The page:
The influence of glucocorticoids on lipid and lipoprotein metabolism and atherosclerosis
Glucocorticoids have multiple therapeutic uses, but their impact on lipid metabolism and cardiovascular disease risk is not always considered during long-term treatment. Genetic variations, environmental factors and the reasons for glucocorticoid treatment all influence the lipid profile and atherosclerosis. Responses to glucocorticoid treatment may therefore be variable and unpredictable. Despite the frequency with which pharmacological doses of glucocorticoids are used, surprisingly few publications examine their effects on lipid metabolism and atherosclerosis. Patients managed with glucocorticoids should have their cardiovascular risk assessed, especially if long-term treatment is planned. While some apparent favourable changes have been reported in high-density lipoprotein metabolism, very-low-density lipoprotein and low-density lipoprotein responses seem unfavourable. The impact of glucocorticoids on atherosclerosis, which is often viewed as an inflammatory process, is unclear. Glucocorticoid treatment should be undertaken for appropriate indications, but in some instances special attention should be given to management of dyslipidaemia, as long-term survivors of treatment are likely to encounter atherosclerosis.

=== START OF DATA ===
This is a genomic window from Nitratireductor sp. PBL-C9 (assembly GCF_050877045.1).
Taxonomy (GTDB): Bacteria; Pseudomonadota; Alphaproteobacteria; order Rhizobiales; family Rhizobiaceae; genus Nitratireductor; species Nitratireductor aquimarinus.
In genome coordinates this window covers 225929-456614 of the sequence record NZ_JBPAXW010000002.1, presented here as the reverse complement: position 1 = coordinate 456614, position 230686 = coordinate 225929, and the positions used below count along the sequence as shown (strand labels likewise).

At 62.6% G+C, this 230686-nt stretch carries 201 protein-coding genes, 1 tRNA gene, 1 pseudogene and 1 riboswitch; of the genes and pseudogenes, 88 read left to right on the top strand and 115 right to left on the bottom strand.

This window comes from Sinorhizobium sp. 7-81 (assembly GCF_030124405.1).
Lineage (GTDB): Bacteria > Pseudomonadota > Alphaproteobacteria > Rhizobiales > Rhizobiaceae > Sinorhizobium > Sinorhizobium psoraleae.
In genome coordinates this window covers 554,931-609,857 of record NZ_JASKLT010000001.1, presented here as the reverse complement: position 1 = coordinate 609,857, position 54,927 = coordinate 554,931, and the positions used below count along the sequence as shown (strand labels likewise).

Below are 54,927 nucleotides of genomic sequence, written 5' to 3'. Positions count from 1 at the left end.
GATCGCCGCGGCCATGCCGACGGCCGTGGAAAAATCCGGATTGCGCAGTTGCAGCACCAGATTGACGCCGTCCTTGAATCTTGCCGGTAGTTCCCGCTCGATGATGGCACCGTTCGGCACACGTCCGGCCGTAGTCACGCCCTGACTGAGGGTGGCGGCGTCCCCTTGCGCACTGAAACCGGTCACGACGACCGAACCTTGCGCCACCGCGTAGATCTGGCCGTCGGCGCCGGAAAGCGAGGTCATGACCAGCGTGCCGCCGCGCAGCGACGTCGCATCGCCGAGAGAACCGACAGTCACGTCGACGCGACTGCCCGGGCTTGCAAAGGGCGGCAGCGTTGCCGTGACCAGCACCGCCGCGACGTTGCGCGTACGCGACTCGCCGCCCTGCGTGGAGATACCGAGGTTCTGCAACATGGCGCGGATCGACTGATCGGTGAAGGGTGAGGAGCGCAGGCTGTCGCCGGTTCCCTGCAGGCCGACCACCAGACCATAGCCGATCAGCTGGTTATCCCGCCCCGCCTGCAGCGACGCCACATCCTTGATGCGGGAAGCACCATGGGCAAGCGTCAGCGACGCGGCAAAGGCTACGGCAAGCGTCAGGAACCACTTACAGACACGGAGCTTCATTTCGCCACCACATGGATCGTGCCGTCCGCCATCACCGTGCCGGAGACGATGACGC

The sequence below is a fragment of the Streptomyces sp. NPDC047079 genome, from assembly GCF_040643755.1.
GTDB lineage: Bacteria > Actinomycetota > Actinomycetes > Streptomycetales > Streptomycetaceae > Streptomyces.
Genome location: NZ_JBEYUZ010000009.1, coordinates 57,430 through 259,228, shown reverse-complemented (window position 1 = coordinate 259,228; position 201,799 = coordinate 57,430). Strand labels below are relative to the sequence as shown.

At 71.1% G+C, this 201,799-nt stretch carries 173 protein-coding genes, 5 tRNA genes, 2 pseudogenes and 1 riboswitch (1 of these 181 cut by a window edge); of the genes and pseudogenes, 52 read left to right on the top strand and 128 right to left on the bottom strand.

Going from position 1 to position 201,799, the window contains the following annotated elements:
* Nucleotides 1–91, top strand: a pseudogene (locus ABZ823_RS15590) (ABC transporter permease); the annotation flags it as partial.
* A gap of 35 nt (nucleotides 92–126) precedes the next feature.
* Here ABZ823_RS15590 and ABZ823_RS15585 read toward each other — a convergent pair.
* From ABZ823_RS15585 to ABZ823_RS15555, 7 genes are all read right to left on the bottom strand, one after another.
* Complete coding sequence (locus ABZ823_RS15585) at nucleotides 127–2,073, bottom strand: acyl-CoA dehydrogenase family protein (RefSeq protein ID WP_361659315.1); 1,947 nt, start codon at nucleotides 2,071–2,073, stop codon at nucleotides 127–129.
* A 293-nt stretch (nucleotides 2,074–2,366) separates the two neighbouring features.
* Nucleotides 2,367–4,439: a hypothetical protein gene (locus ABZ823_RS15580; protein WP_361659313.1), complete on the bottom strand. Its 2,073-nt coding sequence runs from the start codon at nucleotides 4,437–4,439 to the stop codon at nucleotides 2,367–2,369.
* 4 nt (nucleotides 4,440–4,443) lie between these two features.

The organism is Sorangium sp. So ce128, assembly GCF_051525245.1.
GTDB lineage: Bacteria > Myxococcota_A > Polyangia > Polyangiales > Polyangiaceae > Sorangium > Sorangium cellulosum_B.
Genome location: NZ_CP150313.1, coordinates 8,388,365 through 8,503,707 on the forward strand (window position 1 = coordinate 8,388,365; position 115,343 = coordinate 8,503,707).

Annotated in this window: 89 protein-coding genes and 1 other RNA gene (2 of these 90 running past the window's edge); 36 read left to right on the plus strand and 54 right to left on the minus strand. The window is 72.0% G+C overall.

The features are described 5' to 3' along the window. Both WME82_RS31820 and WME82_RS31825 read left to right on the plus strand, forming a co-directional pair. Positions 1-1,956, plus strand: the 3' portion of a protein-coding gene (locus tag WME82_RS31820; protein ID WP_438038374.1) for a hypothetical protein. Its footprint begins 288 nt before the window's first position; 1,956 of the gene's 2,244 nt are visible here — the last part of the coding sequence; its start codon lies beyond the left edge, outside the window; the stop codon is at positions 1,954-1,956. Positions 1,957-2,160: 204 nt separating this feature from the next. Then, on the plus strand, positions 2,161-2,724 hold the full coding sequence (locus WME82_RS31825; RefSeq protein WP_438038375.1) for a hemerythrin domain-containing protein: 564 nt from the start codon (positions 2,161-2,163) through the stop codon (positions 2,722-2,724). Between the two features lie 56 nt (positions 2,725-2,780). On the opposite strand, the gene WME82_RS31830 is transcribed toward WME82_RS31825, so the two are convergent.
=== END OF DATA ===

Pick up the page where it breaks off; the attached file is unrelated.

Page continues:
Ian L Ross, Division of Endocrinology, Department of Medicine, Faculty of Health Sciences, University of Cape Town, South Africa, and Groote Schuur Hospital, Cape Town; South Africa
A David Marais, Department of Chemical Pathology, National Health Laboratory Service and Faculty of Health Sciences, University of Cape Town, South Africa; Medical Rsearch Council Cape Heart Group; South Africa
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Date published: 2014-08-20
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